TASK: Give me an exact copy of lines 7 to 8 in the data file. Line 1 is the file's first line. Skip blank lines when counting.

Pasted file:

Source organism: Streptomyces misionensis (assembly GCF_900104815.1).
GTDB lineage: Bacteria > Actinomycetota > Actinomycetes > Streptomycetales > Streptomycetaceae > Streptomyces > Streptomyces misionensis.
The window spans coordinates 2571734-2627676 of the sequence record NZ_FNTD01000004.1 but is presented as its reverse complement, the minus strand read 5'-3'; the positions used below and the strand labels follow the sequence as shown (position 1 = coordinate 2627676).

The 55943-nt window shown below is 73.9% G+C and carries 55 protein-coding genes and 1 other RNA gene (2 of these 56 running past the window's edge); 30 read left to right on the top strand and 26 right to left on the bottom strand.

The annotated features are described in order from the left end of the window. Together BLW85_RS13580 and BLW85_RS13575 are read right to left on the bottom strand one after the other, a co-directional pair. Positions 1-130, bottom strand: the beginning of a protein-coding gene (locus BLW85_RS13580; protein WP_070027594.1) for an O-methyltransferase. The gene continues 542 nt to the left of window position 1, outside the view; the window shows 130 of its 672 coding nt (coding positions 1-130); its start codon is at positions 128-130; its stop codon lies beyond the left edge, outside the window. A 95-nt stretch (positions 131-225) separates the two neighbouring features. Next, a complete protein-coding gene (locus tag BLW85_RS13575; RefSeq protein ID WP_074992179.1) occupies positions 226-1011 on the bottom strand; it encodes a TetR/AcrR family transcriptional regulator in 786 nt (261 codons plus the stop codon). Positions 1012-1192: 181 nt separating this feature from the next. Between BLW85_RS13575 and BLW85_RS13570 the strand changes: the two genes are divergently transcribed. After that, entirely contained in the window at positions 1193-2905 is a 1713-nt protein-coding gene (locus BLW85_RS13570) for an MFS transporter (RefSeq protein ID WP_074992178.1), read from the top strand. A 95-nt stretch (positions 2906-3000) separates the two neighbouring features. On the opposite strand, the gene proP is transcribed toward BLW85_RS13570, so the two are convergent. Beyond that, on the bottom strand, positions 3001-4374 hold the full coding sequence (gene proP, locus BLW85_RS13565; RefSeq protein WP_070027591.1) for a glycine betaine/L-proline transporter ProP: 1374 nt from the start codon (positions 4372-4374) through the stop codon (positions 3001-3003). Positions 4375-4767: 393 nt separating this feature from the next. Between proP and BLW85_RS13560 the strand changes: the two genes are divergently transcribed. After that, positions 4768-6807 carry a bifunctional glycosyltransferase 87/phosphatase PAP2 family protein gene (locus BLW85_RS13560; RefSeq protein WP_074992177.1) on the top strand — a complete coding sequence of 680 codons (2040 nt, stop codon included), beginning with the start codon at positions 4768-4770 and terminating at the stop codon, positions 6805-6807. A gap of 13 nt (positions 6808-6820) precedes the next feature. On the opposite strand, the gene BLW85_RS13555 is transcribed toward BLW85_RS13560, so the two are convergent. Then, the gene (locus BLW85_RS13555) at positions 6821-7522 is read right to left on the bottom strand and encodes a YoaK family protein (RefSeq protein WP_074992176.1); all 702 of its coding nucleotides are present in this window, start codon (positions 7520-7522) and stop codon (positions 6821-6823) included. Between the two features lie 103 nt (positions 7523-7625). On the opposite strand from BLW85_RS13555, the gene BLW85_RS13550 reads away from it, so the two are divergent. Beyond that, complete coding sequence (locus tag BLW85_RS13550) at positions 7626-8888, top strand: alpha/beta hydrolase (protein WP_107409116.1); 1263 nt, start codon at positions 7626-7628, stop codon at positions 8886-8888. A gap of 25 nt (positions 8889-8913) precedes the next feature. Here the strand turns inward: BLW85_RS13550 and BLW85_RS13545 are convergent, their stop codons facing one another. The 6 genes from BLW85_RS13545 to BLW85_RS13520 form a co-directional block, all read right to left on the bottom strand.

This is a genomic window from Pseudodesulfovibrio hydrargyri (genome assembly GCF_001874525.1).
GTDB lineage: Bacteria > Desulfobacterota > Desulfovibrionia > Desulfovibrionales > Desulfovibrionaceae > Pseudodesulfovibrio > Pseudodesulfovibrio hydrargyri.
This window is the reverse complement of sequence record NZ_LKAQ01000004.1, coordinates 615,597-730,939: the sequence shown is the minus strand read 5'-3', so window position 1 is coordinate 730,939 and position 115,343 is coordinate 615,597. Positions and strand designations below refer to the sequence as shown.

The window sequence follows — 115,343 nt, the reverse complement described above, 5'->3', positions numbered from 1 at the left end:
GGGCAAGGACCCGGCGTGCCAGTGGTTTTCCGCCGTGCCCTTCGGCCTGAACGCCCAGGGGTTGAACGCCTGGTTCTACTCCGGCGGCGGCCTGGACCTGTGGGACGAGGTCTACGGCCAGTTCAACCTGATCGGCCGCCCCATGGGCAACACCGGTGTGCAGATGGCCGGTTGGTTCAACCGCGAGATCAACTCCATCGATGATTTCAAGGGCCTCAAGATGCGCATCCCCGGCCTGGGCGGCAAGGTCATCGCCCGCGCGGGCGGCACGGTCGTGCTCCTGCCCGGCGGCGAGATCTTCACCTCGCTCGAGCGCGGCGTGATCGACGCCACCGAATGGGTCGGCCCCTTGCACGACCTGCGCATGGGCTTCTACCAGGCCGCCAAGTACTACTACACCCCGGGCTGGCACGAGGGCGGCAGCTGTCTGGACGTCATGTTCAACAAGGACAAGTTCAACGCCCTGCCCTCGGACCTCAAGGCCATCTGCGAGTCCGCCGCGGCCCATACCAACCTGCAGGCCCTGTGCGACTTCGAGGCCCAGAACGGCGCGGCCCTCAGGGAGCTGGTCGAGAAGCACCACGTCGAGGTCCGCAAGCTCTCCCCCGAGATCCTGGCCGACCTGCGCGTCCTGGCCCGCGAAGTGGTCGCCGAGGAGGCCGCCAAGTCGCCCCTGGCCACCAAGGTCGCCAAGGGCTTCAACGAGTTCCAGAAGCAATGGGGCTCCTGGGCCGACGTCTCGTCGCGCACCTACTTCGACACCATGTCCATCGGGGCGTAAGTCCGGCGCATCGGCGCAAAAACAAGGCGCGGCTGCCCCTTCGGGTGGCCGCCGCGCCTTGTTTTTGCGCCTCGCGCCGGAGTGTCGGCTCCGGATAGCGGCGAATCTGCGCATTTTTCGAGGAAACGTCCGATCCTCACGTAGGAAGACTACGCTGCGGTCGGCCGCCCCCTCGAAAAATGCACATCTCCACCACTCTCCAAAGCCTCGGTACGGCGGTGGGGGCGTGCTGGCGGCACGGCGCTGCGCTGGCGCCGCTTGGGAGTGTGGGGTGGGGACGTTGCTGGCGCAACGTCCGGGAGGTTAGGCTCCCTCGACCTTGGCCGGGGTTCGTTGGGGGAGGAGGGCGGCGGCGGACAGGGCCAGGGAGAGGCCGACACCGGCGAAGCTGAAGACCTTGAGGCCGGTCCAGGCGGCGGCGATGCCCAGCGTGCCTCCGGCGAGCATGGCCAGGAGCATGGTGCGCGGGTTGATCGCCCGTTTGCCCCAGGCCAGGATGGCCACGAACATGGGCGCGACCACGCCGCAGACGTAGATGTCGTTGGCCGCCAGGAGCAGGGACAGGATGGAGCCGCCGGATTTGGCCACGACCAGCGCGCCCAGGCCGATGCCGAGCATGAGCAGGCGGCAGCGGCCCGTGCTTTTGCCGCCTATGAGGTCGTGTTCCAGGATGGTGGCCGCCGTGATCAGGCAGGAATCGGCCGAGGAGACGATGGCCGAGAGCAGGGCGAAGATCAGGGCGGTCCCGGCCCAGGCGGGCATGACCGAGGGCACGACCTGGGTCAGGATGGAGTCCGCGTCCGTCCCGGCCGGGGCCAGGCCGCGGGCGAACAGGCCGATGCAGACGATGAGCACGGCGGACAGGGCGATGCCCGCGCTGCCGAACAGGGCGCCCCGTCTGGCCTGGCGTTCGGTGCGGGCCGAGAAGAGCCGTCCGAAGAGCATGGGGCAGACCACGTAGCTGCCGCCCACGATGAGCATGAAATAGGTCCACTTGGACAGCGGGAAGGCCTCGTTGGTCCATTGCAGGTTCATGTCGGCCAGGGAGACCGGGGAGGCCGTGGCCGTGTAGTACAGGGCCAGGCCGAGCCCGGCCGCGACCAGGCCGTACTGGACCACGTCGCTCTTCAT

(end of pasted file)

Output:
GTDB lineage: Bacteria > Desulfobacterota > Desulfovibrionia > Desulfovibrionales > Desulfovibrionaceae > Pseudodesulfovibrio > Pseudodesulfovibrio hydrargyri.
This window is the reverse complement of sequence record NZ_LKAQ01000004.1, coordinates 615,597-730,939: the sequence shown is the minus strand read 5'-3', so window position 1 is coordinate 730,939 and position 115,343 is coordinate 615,597. Positions and strand designations below refer to the sequence as shown.